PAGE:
A series of articles in the BMC series and GigaScience accompany the publication of the swine genome sequence
Today sees the publication of the genome sequence of the domestic pig in Nature by the Swine Genome Sequencing Consortium and sequencing of the Wuzhishan miniature pig in GigaScience . Accompanying these publications are a litter of companion articles in a BioMed Central cross-journal article series.
Yutao Du, Shutang Feng and colleagues describe the independent genome sequencing of the Wuzhishan miniature pig in the journal GigaScience. This breed is an up and coming model for human medical applications and its sequencing provides important information about genetic similarities and differences between the genes involved in coronary artery disease and drug targets in humans and pigs. Also they found that the breed has lost one species of virus incorporated into the genome, unlike other pig breeds, increasing the potential for xenotransplantation between the pigs and humans.
Duroc (left) and Wuzhishan (right) pigs: subjects of the two sequencing projects. Credit: Duroc adapted from image by David Merrett on Flickr, Creative Commons 2.0
Several articles in the series explore the biomedical importance of the genome sequence. Eric Walters and colleagues review the role of the pig as a large animal biomedical model and how the pig genome sequence improves our understanding. They explain that the pig is a very good model of cardiovascular disease, and the only animal to accurately recapitulate cystic fibrosis symptoms.
Tom Freeman and colleagues describe the first detailed gene expression atlas of the domestic pig. This provides an important new resource for study of the physiology of mammalian tissues. They demonstrate this with a detailed look at the gastrointestinal tract, highlighting several candidate genes for gastrointestinal diseases. Other articles in the series survey prohormone and convertase genes, the olfactory gene repertoire and beta-defensin genes in the pig genome.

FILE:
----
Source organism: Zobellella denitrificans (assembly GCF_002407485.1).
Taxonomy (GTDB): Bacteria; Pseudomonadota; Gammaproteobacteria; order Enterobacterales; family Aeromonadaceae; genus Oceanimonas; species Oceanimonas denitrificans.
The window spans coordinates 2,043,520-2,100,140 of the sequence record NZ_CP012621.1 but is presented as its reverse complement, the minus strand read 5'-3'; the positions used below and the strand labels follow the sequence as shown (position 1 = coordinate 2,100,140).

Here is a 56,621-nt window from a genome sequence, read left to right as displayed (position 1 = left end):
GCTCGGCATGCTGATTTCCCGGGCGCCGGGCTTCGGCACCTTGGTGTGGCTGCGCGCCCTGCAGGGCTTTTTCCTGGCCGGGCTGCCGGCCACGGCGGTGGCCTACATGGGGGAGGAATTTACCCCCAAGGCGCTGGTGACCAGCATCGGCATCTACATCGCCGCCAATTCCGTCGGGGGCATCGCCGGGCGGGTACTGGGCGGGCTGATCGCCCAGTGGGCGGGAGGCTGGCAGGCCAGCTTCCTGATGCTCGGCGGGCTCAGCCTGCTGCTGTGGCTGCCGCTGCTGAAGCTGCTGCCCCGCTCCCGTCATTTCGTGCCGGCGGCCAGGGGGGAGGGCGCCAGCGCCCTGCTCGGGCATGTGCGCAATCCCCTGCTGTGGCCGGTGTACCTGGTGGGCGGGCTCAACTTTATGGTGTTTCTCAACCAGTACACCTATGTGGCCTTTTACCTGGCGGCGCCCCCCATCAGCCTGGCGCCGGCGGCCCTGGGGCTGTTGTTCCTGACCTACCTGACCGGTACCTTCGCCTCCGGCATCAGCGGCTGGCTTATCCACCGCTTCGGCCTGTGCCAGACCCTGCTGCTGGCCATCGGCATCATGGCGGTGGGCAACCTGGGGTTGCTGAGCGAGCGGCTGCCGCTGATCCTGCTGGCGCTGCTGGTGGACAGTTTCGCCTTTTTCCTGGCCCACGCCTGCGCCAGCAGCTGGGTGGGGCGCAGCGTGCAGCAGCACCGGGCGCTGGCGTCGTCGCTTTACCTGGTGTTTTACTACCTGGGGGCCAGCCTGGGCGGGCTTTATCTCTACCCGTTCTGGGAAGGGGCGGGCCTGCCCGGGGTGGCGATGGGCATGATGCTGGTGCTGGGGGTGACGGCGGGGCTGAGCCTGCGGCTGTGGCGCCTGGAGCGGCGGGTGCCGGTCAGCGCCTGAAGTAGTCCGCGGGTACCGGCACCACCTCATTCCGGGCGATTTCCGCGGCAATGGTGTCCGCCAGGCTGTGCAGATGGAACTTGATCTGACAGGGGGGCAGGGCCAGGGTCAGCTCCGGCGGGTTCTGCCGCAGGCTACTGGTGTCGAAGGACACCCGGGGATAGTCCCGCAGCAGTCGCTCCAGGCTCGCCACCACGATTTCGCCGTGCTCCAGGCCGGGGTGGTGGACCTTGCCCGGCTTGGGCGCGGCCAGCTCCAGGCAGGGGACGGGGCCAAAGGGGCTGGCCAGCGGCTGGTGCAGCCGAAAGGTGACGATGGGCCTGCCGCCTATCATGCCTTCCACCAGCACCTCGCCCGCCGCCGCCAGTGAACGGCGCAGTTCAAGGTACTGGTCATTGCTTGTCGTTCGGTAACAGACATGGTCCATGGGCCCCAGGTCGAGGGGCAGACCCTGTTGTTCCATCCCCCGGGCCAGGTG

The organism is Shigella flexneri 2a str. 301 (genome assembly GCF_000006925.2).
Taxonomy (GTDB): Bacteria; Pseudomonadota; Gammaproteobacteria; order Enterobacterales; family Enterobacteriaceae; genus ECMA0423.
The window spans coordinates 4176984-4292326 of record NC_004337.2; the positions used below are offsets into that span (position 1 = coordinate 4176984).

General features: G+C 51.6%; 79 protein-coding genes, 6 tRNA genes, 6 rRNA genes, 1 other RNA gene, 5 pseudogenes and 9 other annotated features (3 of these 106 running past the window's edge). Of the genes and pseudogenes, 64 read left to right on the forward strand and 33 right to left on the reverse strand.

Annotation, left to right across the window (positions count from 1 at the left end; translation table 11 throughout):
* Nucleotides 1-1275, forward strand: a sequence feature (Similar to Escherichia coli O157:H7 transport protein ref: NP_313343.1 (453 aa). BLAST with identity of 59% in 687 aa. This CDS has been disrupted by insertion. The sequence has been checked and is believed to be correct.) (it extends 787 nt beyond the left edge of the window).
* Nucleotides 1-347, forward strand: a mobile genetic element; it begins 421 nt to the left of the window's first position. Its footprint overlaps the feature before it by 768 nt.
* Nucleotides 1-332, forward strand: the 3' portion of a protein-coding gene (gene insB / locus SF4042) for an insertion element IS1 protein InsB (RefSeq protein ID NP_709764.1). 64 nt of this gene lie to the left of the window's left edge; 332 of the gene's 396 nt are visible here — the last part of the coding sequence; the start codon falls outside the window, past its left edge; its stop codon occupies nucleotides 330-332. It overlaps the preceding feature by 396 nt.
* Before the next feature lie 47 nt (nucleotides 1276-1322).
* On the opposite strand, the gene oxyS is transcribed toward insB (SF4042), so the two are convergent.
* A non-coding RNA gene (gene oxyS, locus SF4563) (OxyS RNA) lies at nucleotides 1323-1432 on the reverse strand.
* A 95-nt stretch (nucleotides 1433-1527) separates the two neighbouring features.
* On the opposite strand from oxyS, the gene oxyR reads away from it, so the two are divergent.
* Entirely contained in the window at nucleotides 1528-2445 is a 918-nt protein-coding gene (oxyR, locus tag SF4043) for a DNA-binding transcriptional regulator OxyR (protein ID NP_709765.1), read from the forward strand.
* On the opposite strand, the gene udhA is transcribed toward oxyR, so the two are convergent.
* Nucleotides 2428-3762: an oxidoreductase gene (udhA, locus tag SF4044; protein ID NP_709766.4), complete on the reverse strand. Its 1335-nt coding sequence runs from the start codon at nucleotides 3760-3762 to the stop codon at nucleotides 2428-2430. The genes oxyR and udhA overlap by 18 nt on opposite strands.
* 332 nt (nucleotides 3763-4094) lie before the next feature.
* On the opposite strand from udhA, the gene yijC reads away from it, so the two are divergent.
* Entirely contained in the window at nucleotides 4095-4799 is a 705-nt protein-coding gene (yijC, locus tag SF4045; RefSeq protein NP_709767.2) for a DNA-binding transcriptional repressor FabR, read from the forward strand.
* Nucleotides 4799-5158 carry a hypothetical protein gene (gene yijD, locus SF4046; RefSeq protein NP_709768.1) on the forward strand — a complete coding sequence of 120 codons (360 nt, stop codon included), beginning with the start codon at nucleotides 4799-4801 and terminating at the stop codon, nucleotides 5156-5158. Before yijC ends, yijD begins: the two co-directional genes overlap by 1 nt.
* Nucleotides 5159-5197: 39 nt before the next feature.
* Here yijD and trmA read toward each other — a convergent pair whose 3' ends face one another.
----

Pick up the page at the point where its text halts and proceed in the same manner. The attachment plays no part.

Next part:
Other articles focus on the relevance of the genome sequence to understanding the pig as food animal. Pamela Wiener, Rob Ogden and colleagues describe a new genetic diagnostic assay able to distinguish between British traditional pig breeds. The authors explain that mislabelling is prevalent in the food industry but their assay can successfully distinguish pork products from different traditional breeds that often command a price premium over commercial breeds.
Finally, some further articles explore the structure of the pig genome, and the assembly and annotation of its sequence. In one article Martien Groenen and colleagues mapped recombination across the genome, finding sex-specific recombination rates and correlations with GC content. Bertrand Servin and colleagues describe the use of radiation hybrid mapping in assembly of the genome.
All these articles and more are available to read on the series homepage.
Images of porcine interphase chromosome territories in nuclei derived from embryonic and adult fibroblasts, mesenchymal stem cells and lymphocytes. Taken from Foster et al. BMC Cell Biology 13:30